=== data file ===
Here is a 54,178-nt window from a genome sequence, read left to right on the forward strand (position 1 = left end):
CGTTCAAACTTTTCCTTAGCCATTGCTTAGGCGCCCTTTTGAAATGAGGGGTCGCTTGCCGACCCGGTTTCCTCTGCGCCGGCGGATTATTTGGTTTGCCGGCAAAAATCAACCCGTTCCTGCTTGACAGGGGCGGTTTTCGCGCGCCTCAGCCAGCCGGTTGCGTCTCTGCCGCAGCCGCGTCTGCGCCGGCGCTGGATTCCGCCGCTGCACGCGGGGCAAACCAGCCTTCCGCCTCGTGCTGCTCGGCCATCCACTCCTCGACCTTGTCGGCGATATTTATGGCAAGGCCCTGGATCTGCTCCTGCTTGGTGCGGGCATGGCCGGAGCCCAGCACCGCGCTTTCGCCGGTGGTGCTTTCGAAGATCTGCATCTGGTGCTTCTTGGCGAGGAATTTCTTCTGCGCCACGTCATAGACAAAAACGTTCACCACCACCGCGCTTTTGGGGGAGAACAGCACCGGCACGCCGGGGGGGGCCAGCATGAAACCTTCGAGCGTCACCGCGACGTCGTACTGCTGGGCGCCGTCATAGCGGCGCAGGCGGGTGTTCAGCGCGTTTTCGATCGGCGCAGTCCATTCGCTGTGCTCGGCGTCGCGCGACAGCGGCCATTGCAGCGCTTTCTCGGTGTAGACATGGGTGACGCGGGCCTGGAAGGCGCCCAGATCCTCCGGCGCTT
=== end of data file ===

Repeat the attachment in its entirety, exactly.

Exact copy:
Here is a 54,178-nt window from a genome sequence, read left to right on the forward strand (position 1 = left end):
CGTTCAAACTTTTCCTTAGCCATTGCTTAGGCGCCCTTTTGAAATGAGGGGTCGCTTGCCGACCCGGTTTCCTCTGCGCCGGCGGATTATTTGGTTTGCCGGCAAAAATCAACCCGTTCCTGCTTGACAGGGGCGGTTTTCGCGCGCCTCAGCCAGCCGGTTGCGTCTCTGCCGCAGCCGCGTCTGCGCCGGCGCTGGATTCCGCCGCTGCACGCGGGGCAAACCAGCCTTCCGCCTCGTGCTGCTCGGCCATCCACTCCTCGACCTTGTCGGCGATATTTATGGCAAGGCCCTGGATCTGCTCCTGCTTGGTGCGGGCATGGCCGGAGCCCAGCACCGCGCTTTCGCCGGTGGTGCTTTCGAAGATCTGCATCTGGTGCTTCTTGGCGAGGAATTTCTTCTGCGCCACGTCATAGACAAAAACGTTCACCACCACCGCGCTTTTGGGGGAGAACAGCACCGGCACGCCGGGGGGGGCCAGCATGAAACCTTCGAGCGTCACCGCGACGTCGTACTGCTGGGCGCCGTCATAGCGGCGCAGGCGGGTGTTCAGCGCGTTTTCGATCGGCGCAGTCCATTCGCTGTGCTCGGCGTCGCGCGACAGCGGCCATTGCAGCGCTTTCTCGGTGTAGACATGGGTGACGCGGGCCTGGAAGGCGCCCAGATCCTCCGGCGCTT